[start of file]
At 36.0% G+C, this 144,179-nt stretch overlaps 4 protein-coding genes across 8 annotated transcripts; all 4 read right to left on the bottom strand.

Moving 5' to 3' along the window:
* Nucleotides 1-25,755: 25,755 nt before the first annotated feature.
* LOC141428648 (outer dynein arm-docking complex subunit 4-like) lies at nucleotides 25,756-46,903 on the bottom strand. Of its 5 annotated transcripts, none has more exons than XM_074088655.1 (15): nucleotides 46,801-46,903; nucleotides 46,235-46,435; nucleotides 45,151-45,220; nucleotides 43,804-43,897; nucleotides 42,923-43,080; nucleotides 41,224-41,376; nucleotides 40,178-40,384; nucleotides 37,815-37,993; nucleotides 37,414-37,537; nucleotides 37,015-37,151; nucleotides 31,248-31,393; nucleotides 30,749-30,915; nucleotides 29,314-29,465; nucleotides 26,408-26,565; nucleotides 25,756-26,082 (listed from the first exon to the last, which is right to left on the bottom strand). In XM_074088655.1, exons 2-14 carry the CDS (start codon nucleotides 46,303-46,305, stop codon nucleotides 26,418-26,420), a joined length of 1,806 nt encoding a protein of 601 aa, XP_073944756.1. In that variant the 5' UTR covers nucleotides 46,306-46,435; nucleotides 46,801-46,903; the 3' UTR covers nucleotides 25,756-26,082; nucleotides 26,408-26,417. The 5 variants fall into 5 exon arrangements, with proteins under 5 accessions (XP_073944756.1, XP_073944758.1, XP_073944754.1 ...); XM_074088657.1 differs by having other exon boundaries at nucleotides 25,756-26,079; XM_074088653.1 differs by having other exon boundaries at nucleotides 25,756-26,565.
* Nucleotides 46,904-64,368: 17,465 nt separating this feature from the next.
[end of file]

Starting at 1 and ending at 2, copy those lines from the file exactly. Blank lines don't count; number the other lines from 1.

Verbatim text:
At 36.0% G+C, this 144,179-nt stretch overlaps 4 protein-coding genes across 8 annotated transcripts; all 4 read right to left on the bottom strand.

Moving 5' to 3' along the window: